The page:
Step Back into the American West,
Where Art and History Come Together.
Artful Insights are limited to a small number of visitors so each guest can have an intimate experience with the art and Museum guide. Advance reservations are highly recommended, as programs often sell out. Tickets are not refundable for sold-out events.
George De Forest Brush
May 1st, 2017
During this Artful Insight, Join us for this Artful Insight where we discuss George de Forest Brush’s romantic imagery and approach toward subjects. As he said himself, “in choosing Indians as subjects for art, I do not paint from the historians or the antiquary’s point of view… I am interested in those habits and deeds in which we have feelings in common.” Come explore the highly academic style of painting that Brush applied to the two paintings on display here at the Museum.
William Jacob Hays
May 15th, 2017
Join us for a discussion on William Jacob Hays, who traveled west in the early 1860s and captured the dramatic vistas and striking wildlife that would soon disappear. Hays was fascinated most by buffalo, also known as bison. With this fascination he studied these animals closely and spoke about them in the most beautiful way, stating “as far as the eye can reach, wild herds are discernable and yet, farther behind these bluffs, over which they pour, the throngs begins, covering sometimes the distance of a hundred miles.”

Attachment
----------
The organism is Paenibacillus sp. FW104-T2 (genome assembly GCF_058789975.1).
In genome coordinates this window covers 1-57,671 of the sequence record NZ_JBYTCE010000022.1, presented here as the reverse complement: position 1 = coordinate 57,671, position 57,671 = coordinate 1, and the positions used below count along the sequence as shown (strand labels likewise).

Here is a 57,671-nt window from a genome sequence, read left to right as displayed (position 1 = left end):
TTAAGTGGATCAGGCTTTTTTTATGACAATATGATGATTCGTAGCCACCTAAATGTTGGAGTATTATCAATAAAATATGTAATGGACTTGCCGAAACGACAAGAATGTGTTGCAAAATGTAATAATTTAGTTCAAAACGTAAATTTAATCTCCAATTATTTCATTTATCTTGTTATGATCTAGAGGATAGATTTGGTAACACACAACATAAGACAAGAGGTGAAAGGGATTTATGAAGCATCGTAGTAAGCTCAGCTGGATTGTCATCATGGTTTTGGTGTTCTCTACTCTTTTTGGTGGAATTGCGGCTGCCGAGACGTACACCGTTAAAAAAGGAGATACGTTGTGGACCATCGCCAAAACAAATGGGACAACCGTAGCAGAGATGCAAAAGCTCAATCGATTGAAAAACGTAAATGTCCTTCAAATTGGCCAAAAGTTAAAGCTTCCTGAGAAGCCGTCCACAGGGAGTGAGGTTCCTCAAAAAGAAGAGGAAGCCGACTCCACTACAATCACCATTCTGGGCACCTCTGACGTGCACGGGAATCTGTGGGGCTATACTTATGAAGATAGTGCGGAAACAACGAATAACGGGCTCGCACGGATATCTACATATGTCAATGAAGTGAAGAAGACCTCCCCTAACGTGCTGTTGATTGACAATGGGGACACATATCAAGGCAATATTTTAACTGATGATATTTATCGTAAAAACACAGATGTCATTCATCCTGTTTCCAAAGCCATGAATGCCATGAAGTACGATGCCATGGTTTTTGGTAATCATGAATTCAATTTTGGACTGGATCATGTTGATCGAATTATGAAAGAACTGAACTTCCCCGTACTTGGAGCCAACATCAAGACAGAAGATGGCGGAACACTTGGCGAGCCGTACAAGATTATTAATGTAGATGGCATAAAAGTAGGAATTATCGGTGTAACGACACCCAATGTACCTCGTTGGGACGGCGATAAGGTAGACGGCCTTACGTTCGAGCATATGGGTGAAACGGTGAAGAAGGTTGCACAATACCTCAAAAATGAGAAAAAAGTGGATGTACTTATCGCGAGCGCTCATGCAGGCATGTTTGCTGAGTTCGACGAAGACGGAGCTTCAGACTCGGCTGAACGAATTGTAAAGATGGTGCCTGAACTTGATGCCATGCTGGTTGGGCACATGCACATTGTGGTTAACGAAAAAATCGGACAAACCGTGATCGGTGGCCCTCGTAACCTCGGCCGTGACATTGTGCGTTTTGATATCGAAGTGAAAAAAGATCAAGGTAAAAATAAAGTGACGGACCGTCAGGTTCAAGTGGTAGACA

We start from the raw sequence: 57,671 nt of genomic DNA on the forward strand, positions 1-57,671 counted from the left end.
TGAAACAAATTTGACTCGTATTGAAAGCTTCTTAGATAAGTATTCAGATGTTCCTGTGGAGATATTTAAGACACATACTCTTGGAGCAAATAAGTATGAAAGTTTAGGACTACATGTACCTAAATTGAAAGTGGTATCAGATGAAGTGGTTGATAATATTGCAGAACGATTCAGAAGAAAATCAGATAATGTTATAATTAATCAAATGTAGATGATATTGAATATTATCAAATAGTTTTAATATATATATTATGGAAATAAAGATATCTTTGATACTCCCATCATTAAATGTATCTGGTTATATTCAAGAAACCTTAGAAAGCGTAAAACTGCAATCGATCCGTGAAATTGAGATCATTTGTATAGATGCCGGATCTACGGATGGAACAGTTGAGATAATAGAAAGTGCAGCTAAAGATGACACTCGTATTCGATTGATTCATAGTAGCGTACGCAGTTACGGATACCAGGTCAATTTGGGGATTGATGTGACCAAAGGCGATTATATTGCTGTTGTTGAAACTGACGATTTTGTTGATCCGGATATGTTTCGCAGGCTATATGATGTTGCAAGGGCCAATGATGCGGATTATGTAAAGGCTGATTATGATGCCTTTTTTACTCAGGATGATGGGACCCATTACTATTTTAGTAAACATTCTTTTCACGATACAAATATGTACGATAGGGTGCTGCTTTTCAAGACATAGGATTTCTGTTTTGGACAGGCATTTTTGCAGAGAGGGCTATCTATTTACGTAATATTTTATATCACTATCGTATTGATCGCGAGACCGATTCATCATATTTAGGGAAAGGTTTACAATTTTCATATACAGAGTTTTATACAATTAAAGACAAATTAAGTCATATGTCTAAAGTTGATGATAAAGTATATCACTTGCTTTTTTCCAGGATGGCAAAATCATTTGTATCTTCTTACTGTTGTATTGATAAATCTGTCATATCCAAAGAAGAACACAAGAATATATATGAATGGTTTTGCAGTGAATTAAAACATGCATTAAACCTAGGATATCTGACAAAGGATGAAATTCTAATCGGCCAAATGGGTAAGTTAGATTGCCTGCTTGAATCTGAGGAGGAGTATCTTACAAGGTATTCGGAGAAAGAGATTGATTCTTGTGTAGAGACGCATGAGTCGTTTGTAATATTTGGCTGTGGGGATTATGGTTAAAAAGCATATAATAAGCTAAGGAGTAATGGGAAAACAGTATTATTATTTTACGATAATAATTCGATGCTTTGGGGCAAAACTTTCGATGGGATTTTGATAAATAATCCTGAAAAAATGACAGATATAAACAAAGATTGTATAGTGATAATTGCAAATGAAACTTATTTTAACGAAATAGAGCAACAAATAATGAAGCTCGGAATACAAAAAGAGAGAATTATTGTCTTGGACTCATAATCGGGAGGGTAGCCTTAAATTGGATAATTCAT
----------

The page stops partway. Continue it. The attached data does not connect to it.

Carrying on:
William Jacob Hays
June 5th, 2017
Did you know that one of the largest canvases here at the museum was painted by a 19 year-old? Come explore the amazing life and artwork of William de Leftwich Dodge in the upcoming Artful Insight. Educated and living in Europe at a very young age, Dodge attended prominent art schools and gained international recognition for his early paintings, one of which is on view here at the museum. Join us in discovering even more about William de Leftwich Dodge.
Joseph Henry Sharp
June 19th, 2017
Joseph Henry Sharp, known as the “father of the Taos Society of Artists,” was an illustrator, painter and teacher. After making his first trip to Taos, New Mexico in 1893, Sharp was inspired by the Native people who were living there. Known for his realistic portrayal of Native Americans, his paintings display a respect and sympathy for a culture that he felt was swiftly changing. During this Artful Insight, we will discuss the four paintings by Sharp that are currently on display.